Prices go up as demand goes up. And demand is way up for some things. Supply and demand. If you have a car for sale, and you have 100 people lined up to buy it, as opposed to just one, you know you can get a better price. The country has laws against price gouging for essential things, though. Gasoline in a natural disaster, antibacterial products during a pandemic, etc.

I think, also, that printing money, as the govt has been doing, lessens the value, so costs go up.
Reply With Quote Quick reply to this message
 
Old 05-08-2020, 10:40 PM
 
Location: Riverside Ca
20,897 posts, read 23,295,749 times
Reputation: 32201
Quote:
Originally Posted by Happs View Post
I've read estimates of unemployment rate anywhere between 15% to 30%, which is significant. Combine that with people who are employed or retired, but whose stock market portfolios or primary home's value has declined precipitously, and then you have a sizable amount of people who have less disposable income to spend on discretionary goods and services.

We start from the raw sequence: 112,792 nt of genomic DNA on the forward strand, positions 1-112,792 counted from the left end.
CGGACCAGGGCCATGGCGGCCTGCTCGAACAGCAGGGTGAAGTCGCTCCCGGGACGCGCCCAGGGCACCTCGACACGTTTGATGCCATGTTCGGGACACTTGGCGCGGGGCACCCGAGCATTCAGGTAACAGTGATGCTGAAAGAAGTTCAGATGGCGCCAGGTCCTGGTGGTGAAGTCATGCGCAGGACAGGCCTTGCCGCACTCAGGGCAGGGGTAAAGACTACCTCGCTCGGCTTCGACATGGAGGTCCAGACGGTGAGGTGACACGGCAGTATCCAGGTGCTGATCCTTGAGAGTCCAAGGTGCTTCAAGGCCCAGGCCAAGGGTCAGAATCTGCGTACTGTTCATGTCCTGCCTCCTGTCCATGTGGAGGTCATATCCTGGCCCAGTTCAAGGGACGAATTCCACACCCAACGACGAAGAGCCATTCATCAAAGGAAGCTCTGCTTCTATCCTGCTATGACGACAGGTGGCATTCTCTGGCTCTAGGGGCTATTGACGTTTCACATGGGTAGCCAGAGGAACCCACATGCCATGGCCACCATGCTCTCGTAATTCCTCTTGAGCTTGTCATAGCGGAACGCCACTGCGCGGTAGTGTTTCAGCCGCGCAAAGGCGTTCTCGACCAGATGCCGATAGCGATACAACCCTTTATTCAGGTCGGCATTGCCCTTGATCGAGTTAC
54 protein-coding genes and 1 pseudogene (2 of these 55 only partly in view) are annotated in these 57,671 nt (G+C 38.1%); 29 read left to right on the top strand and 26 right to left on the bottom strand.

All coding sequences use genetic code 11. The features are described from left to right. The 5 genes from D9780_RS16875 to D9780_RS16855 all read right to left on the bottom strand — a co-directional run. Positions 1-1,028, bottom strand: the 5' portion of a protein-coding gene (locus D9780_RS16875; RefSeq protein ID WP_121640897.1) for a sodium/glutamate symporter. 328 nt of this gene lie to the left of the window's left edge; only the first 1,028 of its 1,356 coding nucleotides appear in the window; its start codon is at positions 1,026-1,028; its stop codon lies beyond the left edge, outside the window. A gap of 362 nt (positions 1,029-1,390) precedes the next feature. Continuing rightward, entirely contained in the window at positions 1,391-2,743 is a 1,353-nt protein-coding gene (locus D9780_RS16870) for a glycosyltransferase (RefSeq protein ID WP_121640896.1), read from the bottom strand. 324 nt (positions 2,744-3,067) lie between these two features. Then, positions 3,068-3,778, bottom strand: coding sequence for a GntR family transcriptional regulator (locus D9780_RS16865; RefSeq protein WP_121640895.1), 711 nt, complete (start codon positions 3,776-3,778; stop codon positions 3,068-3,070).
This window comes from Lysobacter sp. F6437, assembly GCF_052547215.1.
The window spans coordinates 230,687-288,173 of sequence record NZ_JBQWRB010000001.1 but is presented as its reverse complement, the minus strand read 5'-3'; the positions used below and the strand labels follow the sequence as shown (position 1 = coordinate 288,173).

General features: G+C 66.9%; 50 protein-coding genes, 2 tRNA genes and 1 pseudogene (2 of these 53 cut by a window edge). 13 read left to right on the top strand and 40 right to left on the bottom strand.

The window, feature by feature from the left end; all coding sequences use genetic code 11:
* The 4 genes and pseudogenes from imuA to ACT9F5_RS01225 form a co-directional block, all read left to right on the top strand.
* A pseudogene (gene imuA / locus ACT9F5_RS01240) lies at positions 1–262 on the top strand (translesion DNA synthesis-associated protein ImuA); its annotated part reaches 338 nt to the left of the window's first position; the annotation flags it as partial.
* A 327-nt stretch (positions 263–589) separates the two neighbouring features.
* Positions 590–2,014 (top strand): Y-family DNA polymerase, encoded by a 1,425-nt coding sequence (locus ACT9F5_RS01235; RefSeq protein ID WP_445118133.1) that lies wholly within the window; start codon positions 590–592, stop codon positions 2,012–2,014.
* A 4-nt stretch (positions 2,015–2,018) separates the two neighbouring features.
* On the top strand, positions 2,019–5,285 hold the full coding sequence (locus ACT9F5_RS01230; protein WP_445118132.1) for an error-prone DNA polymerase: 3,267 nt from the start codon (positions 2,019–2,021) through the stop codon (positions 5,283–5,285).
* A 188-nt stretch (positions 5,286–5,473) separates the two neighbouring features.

There are a lot of people who never had the disposable income to spend on discretionary goods and services. What exactly does declining house prices have to do with anything. Unless you’re buying or selling. Because the house value has no bearing on buying groceries or filling up a car. Same with stock market portfolios. Unless you’re taking dividends it all it does is lower your net worth on paper.
These unemployed people are going to get unemployment checks extra help, stimulus money, some will still get paid by their companies due to the loans they qualified for that are forgivable if the loan was used for paying employees. Not to mention a lot of people who normally wouldn’t be able to qualify for unemployment they are allowed to do so.

Yes you’re right 15-30% unemployment rate is high, but there are a lot of people getting paid. LL both residential and commercial are asked to hold off and work with the tenants. Imo it sounds worse than it is. And lots of stores are starting to slowly open up.
Reply With Quote Quick reply to this message
 
Old 05-09-2020, 12:19 AM
 
Location: Olympus Mons, Mars